Harpoon Brewery’s senior brewer, Ken Hermann, stood on a metal platform Tuesday morning and peered into a tank of swirling hot water destined to become part of the company’s latest creation.
After stepping down from the platform, he turned a spigot and poured some of the water into a large plastic cup and examined it, holding it up to the light shining through the windows. You would never know that the crystal-clear liquid came directly from the Charles River.
Beermakers at Harpoon don’t just want people in Boston to “love that dirty water.” They want them to actually drink it.
A new concoction brewing at the company’s Seaport District headquarters this week will feature 300 gallons of water extracted from the Charles River.
The project will ultimately produce 18 kegs of pale ale. It will be available for a limited time at Harpoon’s beer hall for sampling.
The beer is part of a first-time partnership between Desalitech, a Newton-based water desalination company, and the beermakers.
The water used for the Charles River Pale Ale, as it’s been dubbed, was treated by one of Desalitech’s high-efficiency water treatment systems. It underwent a high-recovery, reverse osmosis process until the water was purified to a degree that, according to the company, rivals traditional tap water, making it ideal for drinking and as an ingredient in food and beverages.
“The Charles River wasn’t that much of a challenge,” Desalitech chief executive Nadav Efraty said. “It was very easy for us to treat it to a level of water product standards.”
Officials from the Massachusetts Water Resources Authority said Harpoon didn’t need permission to take the water from the river because it’s not a public water supply and they took less than 100,000 gallons.
Renata von Tscharner, president of the Charles River Conservancy, a nonprofit that works to change public opinion about the Charles, is excited about the product.
“I love the symbolism of using the river water. As the Charles River Conservancy is working on bringing swimming back, to overcome the ‘dirty water’ stigma is crucial,” she said.
The recipe for the new brewski also calls for two-row pale malt, some caramel malt, and a little bit of wheat. Harpoon is also using a hop called “challenger,” from England.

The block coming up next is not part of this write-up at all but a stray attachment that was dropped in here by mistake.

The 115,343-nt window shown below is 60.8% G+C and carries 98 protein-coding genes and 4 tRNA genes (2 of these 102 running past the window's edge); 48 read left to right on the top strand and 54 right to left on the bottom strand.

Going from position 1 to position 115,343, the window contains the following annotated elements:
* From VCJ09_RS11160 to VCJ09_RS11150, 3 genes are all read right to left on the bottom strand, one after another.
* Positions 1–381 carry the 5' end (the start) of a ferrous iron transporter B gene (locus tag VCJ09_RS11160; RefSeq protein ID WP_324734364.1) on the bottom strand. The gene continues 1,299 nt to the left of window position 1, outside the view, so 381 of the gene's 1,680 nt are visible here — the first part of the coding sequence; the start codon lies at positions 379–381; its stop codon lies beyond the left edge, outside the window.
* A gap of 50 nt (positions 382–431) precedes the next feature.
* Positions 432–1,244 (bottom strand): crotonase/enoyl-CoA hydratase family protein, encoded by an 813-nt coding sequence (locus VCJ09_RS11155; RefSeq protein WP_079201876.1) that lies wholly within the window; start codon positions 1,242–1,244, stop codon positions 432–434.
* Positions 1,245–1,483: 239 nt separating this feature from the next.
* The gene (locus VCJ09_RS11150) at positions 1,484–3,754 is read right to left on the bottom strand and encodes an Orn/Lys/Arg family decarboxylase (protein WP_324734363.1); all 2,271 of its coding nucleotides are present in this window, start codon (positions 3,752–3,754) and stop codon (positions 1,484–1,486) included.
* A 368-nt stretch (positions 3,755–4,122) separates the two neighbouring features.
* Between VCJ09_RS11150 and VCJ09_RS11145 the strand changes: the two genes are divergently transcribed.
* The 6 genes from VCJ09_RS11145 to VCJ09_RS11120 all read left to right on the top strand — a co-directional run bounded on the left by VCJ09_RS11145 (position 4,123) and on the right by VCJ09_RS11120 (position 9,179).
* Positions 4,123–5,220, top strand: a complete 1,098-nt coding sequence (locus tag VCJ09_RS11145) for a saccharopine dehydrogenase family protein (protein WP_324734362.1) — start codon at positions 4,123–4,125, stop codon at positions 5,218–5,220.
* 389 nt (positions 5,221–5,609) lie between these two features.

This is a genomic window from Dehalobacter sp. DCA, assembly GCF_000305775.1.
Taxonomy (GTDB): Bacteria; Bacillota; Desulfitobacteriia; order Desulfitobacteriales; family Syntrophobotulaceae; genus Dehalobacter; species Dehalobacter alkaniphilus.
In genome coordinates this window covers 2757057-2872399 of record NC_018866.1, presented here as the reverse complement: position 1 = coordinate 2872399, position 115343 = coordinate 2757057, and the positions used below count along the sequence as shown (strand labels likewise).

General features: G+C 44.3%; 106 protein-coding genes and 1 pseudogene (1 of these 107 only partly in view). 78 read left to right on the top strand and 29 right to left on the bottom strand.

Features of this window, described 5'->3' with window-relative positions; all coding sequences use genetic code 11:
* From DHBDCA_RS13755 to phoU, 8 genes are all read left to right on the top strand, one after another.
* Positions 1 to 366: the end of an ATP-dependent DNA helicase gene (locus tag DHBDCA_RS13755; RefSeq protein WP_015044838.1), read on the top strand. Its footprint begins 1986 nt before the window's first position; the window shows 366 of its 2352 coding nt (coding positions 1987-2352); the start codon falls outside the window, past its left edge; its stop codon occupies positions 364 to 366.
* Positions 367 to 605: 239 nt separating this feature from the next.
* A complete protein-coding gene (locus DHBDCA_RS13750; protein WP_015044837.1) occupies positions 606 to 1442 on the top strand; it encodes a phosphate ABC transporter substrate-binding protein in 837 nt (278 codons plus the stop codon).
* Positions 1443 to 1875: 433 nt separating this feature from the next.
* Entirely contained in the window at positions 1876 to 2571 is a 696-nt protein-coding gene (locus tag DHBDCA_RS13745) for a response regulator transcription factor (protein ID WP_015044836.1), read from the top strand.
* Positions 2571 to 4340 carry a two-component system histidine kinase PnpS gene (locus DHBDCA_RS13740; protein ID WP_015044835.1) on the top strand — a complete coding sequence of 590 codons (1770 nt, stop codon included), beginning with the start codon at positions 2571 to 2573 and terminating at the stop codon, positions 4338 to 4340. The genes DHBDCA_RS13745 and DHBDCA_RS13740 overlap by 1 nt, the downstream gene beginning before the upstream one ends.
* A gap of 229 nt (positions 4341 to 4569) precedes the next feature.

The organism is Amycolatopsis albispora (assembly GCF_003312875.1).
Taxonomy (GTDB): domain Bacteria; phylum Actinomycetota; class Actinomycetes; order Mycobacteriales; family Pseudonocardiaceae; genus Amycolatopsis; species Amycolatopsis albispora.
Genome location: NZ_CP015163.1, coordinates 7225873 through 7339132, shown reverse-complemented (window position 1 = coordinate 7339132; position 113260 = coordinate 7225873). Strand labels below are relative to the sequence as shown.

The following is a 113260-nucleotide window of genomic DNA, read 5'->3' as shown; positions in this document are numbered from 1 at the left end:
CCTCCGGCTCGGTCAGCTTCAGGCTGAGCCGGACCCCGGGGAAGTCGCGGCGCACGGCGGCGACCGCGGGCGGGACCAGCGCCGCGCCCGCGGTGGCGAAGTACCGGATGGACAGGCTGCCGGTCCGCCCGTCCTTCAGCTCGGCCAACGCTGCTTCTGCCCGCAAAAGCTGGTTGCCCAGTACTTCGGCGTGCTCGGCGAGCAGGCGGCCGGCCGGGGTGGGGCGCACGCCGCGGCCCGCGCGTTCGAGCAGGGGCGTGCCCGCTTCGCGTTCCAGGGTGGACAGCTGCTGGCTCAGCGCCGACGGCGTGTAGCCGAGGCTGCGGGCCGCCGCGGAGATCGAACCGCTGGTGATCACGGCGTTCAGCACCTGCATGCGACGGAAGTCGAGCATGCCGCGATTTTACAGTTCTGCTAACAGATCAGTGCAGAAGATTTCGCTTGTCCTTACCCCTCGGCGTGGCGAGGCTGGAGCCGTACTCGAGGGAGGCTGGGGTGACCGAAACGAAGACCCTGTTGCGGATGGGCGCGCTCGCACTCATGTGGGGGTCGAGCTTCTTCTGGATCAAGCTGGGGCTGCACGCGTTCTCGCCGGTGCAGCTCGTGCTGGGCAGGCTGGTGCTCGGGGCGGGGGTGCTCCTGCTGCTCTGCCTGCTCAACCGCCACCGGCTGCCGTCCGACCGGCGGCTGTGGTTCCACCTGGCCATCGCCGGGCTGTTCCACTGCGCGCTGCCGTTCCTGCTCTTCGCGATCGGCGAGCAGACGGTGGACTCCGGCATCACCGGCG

The beer is being made inside Harpoon’s 10-barrel pilot brewery system, which is commonly used when the company experiments with small batches of beer during the research and development process, and to create specialty beers.
Sean Cornelius, who designed the recipe for the pale ale, said he had worked on some strange recipes in his 22 years on the job — but they have all relied on regular drinking water from the city’s supply.
“This is a little strange. The beer style itself isn’t strange, but the fact that we are using water from the Charles River is the strange part, for sure,” he said.
But people Cornelius has told about the new invention have been anticipating the latest creation from the Boston-based beer company, he said.
“A pale ale is a nice beer that’s malty, without being too over-the-top and heavy. It’s not going to be a hop-bomb like some IPAs can be. It should be an easy drinking beer,” Cornelius said. “Hopefully, it will make a delicious beer.”
The idea for Charles River Pale Ale came together fast. Desalitech and Harpoon began talks four weeks ago after both were inspired by the upcoming HUBweek festival that will hit Boston in October.
The innovation-themed festival will focus on emerging technology, education, medicine, and the arts. HUBweek is a joint venture between MIT, Harvard University, Massachusetts General Hospital, and The Boston Globe. Besides taste-testing at Harpoon’s hall, the pale ale will be given out at an event during HUBweek.
Charlie Storey, president of Harpoon, said the company was receptive to the recipe from the start because it tied together a host of things that are important to Harpoon: relying on local water resources, tapping into the community, and partnering with innovative companies.
“It didn’t take a long time to get to yes for this one,” Storey said. “But it’s unique to source the water the way it’s been sourced.”
Storey said people shouldn’t be hesitant to try Charles River Pale Ale. He said for all its products, the company has protocols and quality controls in place to ensure the beverages meet safety standards.
“We wouldn’t put something into a glass with Desalitech’s name on it — or our name [on] it — that would be anything short of a delicious or pure beer,” Storey said. “This will be a safe and delicious beer.”Steve Annear can be reached at firstname.lastname@example.org. Follow him on Twitter @steveannear.